Another wish granted

Carla Lucas

Pennsylvania State Senator Dominic Pileggi officially “handed over the keys” to a Ford 350 Utility Bed Maintenance Truck to Penn Township Chairman Curtis Mason during a visit to the area on Friday, March 30. <br /> <br /> The approximately $30,000 truck with power snowplow was purchased through a state grant that Senator Pileggi procured for Penn Township. <br /> <br /> According to Mason, the township plans to use the truck to plow Penn Park, the township’s sewer pumping stations, and the parking lot at the township building. During the warmer months, the truck will be used As the township’s utility/maintenance vehicle when fixing roads and other maintenance issues throughout the township. <br /> <br /> Last year the township received a $20,000 state grant to purchase A gator with utility cart for use in the park. <br /> <br /> The township was recently awarded a separate $20,000 grant to purchase a new copying system for the township office that will tie all the computers together and print at one central location. <br /> <br /> “You have to ask to get,” said Curtis Mason when asked how Penn Township was able to procure so many grants. <br /> <br /> “Every time I know I’m going to see someone that might be able to get a grant for Penn Township, I bring along a proposal.” Next on Penn Township’s list of wishes are funds for a new active park, which begins with a grant request to produce a Master Site Plan.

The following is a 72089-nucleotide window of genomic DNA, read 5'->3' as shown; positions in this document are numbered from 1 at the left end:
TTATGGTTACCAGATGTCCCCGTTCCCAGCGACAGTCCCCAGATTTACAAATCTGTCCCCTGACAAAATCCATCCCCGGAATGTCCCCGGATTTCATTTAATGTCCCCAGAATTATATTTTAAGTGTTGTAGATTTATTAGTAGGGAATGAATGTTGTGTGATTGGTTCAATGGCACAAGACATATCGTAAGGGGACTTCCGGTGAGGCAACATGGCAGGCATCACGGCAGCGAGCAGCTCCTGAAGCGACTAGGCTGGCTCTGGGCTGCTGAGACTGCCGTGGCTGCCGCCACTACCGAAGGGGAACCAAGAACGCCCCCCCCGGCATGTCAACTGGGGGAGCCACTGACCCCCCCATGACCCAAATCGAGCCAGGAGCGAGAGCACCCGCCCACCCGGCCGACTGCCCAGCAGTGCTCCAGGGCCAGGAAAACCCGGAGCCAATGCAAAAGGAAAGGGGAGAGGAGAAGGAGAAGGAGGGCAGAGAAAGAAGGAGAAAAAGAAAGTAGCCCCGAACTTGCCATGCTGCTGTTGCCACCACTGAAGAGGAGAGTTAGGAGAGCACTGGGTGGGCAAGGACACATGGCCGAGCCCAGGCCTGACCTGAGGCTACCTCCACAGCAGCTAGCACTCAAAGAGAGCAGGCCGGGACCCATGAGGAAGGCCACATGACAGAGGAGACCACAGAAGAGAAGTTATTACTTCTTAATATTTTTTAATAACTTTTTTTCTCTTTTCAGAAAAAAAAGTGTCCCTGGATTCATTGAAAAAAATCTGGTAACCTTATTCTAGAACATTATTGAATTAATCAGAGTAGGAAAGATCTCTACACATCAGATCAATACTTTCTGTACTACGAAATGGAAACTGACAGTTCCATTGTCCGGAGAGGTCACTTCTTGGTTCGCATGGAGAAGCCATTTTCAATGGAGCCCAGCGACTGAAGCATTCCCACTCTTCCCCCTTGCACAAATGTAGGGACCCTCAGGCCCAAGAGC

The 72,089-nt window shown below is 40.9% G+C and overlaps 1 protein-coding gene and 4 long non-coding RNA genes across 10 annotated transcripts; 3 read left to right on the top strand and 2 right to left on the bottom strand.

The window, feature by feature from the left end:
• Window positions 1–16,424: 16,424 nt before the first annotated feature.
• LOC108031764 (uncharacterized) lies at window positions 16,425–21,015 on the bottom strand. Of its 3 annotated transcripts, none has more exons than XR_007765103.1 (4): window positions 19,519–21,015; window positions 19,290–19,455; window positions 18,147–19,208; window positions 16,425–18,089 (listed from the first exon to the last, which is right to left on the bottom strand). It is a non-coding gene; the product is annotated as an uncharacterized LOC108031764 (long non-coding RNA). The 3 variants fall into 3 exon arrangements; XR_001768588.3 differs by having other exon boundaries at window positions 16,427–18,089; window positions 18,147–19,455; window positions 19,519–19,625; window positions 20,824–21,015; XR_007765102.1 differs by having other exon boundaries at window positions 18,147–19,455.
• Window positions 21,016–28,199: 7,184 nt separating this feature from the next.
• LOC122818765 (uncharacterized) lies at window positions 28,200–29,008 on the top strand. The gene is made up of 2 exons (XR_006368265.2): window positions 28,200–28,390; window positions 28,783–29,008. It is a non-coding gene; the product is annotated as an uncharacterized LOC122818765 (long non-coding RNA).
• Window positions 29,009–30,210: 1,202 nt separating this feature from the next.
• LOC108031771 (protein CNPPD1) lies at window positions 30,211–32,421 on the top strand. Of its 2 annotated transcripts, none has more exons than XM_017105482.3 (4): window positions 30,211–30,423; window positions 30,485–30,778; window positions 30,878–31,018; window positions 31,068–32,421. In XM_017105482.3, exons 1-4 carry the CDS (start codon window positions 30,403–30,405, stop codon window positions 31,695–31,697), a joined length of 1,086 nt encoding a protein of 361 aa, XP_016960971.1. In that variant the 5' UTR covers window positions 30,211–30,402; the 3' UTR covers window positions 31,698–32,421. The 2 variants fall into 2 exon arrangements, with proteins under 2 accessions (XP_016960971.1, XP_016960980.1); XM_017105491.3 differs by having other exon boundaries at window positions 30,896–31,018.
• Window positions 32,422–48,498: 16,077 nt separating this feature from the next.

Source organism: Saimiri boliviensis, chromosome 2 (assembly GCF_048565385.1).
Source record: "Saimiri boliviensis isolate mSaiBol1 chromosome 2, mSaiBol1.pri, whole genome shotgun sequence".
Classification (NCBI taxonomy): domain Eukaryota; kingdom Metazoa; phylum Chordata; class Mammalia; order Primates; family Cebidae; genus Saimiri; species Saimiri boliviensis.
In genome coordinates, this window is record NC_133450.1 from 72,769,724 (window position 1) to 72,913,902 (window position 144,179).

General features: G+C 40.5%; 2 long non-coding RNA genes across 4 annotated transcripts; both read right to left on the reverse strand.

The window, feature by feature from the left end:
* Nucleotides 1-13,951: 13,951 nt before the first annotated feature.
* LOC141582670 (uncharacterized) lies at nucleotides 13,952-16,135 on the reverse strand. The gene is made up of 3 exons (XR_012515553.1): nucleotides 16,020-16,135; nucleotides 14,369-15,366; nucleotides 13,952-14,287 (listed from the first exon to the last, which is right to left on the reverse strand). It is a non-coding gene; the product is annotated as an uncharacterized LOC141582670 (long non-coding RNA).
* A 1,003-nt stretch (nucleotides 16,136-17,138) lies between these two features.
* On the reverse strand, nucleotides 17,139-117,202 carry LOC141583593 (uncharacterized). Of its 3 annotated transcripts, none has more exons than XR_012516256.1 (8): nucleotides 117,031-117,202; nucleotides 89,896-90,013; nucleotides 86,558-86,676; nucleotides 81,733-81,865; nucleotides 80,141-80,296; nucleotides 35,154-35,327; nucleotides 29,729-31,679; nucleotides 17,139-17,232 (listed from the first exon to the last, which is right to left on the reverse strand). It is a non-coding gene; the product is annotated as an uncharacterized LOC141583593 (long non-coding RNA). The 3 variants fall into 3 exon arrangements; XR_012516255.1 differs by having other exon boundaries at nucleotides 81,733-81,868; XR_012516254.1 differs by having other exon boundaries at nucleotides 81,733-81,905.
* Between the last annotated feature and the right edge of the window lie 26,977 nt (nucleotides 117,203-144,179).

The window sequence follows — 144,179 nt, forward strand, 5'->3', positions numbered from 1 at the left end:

School board hits new low

Uncle Irvin

The Oxford Area School Board just hit a new low – just like Philadelphia reaching 103 killings in the first three months of <br /> <br /> 2007. <br /> <br /> They just named an 18-year-old senior in their high school to the school board from Region 1, Lower and Upper Oxford Townships, a position vacated by Randall Price. <br /> <br /> Five of the eight directors voted for the 18 year-old over other adult taxpaying candidates: <br /> <br /> • Gordon Atkisson, <br /> <br /> • Kurt Haegele <br /> <br /> • Valerie Kegley <br /> <br /> • Henry O’Connor <br /> <br /> • James G. Sumner. <br /> <br /> The above directors made a serious mistake in judgment and should be “stoned” by their constituents for redefining the criteria of a suitable school board candidate, which are: <br /> <br /> 1. At least a bachelors degree or commensurate experience as an executive in business. <br /> <br /> 2. A property owner and taxpayer in the district. <br /> <br /> The Oxford Area School Board already falls short of the above criteria and is now headed to a new low. <br /> <br /> Where are the political leaders and leading citizens in the district to have permitted this?